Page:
Death toll in N. Korea blast lowered

More than 100 died

Pyongyang acknowledges accident, asks for help

April 24, 2004|By Mark Magnier and Barbara Demick | Mark Magnier and Barbara Demick,LOS ANGELES TIMES

BEIJING - This week's explosion of rail cars in North Korea killed more than 100 people and injured 1,249, aid groups said yesterday, figures sharply lower than initial reports.

The new numbers came as the North Korean government finally acknowledged the accident and formally requested aid from the international community.

Aid groups said the numbers would likely rise as more bodies were pulled from the rubble, although initial South Korean media reports of 3,000 casualties appear to be an exaggeration, though hundreds of houses were believed to have been damaged.

North Korea said today that human "carelessness" contributed to the train blast, the Associated Press reported.

In its first statement on Thursday's disaster, North Korea's official news agency said the blast was touched off by "electrical contact caused by carelessness during the shunting of wagons loaded with ammonium nitrate fertilizer."

The news agency for North Korea's secretive government said that an investigation into the explosion at the railway station "so far shows that the damage is very serious," the AP said.

The statement also expressed appreciation for offers of international humanitarian assistance. Those offers came in the hours after the North issued a rare appeal for foreign help, inviting aid workers to come see the disaster site.

"In Pyongyang, we already hold out our hands to the world community," North Korea's Deputy United Nations Ambassador Kim Chang Guk told Associated Press Television News. He said Pyongyang was seeking "generous help from the world community."

"I don't know what really happened, but I think it is very serious because our government held out [its] hand to the world community for help," he said in New York. "It means it is a great incident."

He said Ambassador Pak Gil Yon officially requested U.N. help yesterday. A U.N. mission, accompanied by several aid agencies, was to arrive at the disaster site today to assess humanitarian needs and offer immediate support, U.N. spokesman Fred Eckhard said.

China's U.N. ambassador, Wang Guangya, urged the international community to respond to the rare call for help from North Korea.

"This is unusual for [North Korea]. So I think that the international community should be forthcoming, be positive in responding to their request," he said.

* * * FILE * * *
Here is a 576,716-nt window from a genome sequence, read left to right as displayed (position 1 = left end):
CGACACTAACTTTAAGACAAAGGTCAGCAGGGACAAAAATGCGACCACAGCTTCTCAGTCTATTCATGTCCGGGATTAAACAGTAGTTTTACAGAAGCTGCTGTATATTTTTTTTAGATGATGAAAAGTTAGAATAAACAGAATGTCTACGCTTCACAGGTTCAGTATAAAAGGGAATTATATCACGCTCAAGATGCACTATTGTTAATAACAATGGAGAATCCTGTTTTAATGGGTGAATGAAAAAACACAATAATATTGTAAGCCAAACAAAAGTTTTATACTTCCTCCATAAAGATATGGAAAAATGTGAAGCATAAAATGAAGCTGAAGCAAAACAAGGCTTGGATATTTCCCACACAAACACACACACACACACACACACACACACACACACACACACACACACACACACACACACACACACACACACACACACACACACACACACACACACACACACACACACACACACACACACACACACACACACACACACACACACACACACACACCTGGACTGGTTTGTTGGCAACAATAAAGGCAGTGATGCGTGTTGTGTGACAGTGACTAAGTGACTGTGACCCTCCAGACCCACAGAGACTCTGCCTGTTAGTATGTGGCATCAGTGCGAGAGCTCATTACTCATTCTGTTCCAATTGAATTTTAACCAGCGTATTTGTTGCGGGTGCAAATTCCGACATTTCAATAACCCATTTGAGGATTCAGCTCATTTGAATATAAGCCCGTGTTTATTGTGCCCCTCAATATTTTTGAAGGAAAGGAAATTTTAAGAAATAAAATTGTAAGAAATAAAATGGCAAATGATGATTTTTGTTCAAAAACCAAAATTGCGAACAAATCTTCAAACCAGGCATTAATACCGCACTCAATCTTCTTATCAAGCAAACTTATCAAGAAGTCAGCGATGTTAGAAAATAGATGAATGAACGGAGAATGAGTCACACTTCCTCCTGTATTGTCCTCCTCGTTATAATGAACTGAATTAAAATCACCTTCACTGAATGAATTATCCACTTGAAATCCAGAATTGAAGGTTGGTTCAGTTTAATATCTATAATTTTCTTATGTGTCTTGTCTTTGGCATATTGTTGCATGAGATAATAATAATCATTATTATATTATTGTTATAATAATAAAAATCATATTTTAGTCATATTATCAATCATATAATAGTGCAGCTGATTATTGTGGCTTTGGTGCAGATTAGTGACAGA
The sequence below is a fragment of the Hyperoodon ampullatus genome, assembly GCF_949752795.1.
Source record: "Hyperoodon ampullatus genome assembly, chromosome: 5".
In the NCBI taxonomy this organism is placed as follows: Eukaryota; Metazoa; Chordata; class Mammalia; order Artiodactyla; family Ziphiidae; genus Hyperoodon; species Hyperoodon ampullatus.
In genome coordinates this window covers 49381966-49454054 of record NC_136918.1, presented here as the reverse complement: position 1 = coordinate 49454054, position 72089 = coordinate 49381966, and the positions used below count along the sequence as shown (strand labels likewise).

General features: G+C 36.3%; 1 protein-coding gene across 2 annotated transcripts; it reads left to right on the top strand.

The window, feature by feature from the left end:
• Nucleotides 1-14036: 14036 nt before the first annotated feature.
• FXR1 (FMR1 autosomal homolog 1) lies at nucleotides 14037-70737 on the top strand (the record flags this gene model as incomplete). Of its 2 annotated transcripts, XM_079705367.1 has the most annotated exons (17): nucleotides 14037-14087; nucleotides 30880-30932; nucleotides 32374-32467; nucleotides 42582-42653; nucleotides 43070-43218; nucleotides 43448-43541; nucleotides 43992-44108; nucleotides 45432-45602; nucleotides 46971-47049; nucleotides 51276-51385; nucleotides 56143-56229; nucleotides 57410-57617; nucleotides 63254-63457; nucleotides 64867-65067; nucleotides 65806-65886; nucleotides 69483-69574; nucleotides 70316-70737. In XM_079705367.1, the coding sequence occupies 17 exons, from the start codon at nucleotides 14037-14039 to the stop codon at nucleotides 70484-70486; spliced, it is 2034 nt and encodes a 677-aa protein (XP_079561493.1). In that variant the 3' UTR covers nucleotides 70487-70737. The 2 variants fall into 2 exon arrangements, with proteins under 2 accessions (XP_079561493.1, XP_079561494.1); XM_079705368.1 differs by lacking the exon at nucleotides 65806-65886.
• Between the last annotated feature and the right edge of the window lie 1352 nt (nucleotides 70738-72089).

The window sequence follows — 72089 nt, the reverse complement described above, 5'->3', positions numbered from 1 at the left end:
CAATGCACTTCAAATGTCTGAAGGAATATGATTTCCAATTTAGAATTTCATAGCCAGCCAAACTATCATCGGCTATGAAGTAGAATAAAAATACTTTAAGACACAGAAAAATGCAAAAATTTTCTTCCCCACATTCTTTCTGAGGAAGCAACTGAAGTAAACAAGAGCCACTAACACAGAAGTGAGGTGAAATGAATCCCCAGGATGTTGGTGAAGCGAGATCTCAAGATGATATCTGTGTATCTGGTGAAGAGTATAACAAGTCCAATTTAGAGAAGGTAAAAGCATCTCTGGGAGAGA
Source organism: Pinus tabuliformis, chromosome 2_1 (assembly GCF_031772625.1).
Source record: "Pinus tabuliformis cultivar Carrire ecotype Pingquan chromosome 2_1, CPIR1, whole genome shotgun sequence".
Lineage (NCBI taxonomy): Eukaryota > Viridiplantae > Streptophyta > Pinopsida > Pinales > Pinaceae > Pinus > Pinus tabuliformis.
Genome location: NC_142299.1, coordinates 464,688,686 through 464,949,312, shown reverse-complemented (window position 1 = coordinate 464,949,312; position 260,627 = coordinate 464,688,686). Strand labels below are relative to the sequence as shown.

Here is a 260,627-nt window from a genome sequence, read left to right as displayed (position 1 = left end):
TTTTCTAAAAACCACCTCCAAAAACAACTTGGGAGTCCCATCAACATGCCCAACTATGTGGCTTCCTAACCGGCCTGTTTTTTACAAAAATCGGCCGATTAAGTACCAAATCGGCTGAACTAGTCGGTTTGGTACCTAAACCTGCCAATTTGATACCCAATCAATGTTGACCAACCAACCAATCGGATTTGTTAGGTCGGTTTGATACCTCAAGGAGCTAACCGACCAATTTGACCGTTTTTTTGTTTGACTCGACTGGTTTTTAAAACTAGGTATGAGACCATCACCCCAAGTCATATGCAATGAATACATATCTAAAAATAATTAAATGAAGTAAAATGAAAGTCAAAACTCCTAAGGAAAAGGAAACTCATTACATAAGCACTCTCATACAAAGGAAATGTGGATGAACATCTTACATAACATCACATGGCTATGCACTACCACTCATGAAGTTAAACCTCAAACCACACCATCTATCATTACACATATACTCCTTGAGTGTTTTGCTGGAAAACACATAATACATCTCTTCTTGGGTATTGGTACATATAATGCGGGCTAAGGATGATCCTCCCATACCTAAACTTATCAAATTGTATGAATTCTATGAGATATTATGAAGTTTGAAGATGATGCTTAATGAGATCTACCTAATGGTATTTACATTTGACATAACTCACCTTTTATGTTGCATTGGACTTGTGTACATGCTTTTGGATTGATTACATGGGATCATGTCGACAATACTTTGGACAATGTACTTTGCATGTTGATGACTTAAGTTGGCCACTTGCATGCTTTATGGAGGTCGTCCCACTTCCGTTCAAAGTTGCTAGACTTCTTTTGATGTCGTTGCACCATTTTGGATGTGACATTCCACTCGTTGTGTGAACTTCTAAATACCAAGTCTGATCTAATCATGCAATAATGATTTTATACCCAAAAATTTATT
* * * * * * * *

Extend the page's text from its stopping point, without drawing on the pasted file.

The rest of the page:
But while the Communist North appealed for help and disclosed some details of the blast to the outside world, its state-controlled domestic media remained silent on the disaster.

It took a day for the North Korean government to admit it had a problem, a pattern seen in past events that have threatened to cast the country in a bad light.

Analysts said the time was likely spent considering domestic and foreign implications in a country where political control is ironclad and paramount.

The international assessment team, including representatives from U.N. agencies and other relief organizations, was due to leave the capital, Pyongyang, at 9 a.m. for the approximately four-hour drive. The regime restricts the movements of foreigners, and some aid groups said the fact that the team is being summoned to visit the site - something that would not have happened five years ago - reflected a gradual opening in the regime's thinking.

A doctor, nurse, two water and sanitation experts and the acting head of the delegation make up the Red Cross portion of the team, according to a regional Red Cross official, adding that the convoy would likely include at least eight vehicles filled with experts carrying painkillers, bandages, other medical supplies and hospital kits. Even before their arrival, some aid was reportedly getting through from U.N. warehouses in the area.

Aid organizations said North Korea has indicated its strong preference that rescue and relief efforts be handled internally. In the past, North Korea has tended to handle disasters this way in order to save face.

Several events in North Korea over recent years, including rail collisions, explosions and a chemical factory conflagration, were never officially disclosed to the outside world.

The Los Angeles Times is a Tribune Publishing newspaper.

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